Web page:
Writers Write creates and shares resources for writers. In this post, we look at writing more than one book – and the power of a series.
The other day, I suggested a new writer develop a fiction series around a character he’d created. The poor guy almost blanched—perhaps because he had dismissed a series as too low-brow or didn’t relish the idea of spending the next 20 years writing about the same character.
The Power Of A Series
The truth is that series can consistently build your reputation and your royalties.
Three Types Of Series
- Multiple Series: This could be anything from Chris Ryan’s Alpha Force series to George R. R. Martin’s Game of Thrones series. Ian Fleming’s James Bond franchise is a classic example.
- Trilogy: This format is becoming increasingly popular, such as Stieg Larsson’s Millennium series, which started with The Girl with the Dragon Tattoo, as well as E.L. James’s erotic threesome starting with 50 Shades of Grey. J.R.R. Tolkien’s Lord of the Rings is a perfect model.
- Quartet: A less common series structure, but is seen in Stephenie Meyer’s Twilight series, which featured Edward Cullen and Bella Swan, as well as Lawrence Durrell’s enduringly commercially and critically successful The Alexandria Quartet.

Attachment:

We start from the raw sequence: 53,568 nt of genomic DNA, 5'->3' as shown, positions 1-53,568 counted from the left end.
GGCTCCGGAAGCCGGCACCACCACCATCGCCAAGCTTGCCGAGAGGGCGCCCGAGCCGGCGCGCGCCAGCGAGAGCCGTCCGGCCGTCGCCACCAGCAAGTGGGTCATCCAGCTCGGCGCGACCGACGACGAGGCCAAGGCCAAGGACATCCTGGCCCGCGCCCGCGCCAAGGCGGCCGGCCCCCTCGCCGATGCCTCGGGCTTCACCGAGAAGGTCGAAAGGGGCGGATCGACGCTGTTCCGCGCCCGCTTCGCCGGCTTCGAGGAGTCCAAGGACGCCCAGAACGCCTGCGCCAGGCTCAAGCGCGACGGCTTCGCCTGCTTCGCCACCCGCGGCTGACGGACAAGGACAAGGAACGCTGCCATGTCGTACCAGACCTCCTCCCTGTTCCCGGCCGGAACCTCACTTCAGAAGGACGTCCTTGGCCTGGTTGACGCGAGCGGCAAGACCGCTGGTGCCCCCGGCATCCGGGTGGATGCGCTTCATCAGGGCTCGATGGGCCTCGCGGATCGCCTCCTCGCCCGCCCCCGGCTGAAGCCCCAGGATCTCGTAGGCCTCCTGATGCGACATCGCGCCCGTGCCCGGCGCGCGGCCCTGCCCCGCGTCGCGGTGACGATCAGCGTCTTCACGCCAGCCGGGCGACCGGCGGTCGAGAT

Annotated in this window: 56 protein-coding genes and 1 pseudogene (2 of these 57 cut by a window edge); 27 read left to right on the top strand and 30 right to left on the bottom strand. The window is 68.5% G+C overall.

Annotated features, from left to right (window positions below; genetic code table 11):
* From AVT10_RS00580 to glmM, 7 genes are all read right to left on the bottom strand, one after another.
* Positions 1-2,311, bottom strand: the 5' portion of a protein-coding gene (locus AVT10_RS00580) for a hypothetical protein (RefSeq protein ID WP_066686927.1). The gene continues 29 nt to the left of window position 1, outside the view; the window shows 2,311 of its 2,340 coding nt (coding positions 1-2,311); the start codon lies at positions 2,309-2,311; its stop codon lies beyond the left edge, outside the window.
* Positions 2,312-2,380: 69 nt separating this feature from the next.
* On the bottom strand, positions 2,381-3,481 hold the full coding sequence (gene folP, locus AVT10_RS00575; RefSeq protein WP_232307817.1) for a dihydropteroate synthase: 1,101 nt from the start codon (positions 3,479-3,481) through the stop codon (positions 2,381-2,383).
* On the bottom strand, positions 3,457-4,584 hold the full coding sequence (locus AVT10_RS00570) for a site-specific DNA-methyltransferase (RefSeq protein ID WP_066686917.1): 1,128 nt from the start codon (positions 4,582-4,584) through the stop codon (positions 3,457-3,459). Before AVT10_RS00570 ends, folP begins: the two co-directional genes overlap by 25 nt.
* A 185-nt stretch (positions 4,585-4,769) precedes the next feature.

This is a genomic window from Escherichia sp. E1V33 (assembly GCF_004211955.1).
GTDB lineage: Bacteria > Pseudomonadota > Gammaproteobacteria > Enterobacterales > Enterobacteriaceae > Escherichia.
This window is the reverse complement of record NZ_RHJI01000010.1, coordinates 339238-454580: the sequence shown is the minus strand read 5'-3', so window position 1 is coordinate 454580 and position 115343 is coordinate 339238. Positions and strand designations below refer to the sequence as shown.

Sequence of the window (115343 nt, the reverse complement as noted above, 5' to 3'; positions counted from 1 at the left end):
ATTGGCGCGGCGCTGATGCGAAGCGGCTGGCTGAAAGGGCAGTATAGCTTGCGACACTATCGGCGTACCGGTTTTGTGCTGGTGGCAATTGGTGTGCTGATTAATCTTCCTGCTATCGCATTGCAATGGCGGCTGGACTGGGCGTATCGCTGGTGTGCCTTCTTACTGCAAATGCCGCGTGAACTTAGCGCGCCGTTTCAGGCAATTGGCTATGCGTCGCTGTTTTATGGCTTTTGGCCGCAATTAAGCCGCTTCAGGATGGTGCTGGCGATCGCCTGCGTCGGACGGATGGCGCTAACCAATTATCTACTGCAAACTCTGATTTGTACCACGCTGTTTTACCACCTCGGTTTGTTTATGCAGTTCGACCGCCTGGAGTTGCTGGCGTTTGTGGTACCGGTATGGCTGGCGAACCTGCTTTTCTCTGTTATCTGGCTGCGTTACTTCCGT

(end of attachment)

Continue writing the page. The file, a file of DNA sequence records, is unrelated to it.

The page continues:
Although most series focus on a character or set of characters, a series can also revolve around a historical backdrop, such as Bernard Cornwell’s Saxon Series, which began with The Last Kingdom, or even a place, such as Loren D. Estleman’s Detroit series. A family can be a great way to thread a series, such as Roberts’ Bannion Family Series, or the Santangelo novels from Jackie Collins.
To be a series writer requires you to be focused, disciplined, and prolific. Publishers and millions of staunch fans will require one or more instalment a year.
Change Or Consistency
Some series have a definite arc in terms of plot and character, such as J.K. Rowling’s Harry Potter series of seven books. Others have characters that remain fairly consistent, like Hercule Poirot in the iconic Agatha Christie parlour mysteries.
Another thing you will have to decide before starting a series is if the series will continue chronologically and fairly realistically – with characters ageing and keeping up with the time. Or if you keep them in a looped reality, where nothing changes except the challenges of the plot.
Four Tips For Writing A Series
- Make sure your character is strong enough to carry a series – and that you enjoy writing about this character.
- Start keeping a series bible, of characters and major plot points, from day on.
- Outline the series arc before you start writing – winging it will get you into trouble.
- Give the overall series a clear identity —and make sure you don’t change the tone, genre or central voice of the stories too much.